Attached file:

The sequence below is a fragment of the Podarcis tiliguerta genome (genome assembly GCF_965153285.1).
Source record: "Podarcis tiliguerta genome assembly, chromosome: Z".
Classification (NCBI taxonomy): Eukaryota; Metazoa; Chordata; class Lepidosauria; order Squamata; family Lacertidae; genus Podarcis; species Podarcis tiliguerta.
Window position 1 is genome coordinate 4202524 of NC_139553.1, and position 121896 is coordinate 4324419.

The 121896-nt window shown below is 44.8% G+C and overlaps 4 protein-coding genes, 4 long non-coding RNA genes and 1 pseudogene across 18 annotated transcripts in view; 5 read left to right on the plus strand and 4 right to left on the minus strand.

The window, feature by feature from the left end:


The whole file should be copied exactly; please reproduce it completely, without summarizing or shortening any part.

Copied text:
The sequence below is a fragment of the Podarcis tiliguerta genome (genome assembly GCF_965153285.1).
Source record: "Podarcis tiliguerta genome assembly, chromosome: Z".
Classification (NCBI taxonomy): Eukaryota; Metazoa; Chordata; class Lepidosauria; order Squamata; family Lacertidae; genus Podarcis; species Podarcis tiliguerta.
Window position 1 is genome coordinate 4202524 of NC_139553.1, and position 121896 is coordinate 4324419.

The 121896-nt window shown below is 44.8% G+C and overlaps 4 protein-coding genes, 4 long non-coding RNA genes and 1 pseudogene across 18 annotated transcripts in view; 5 read left to right on the plus strand and 4 right to left on the minus strand.

The window, feature by feature from the left end: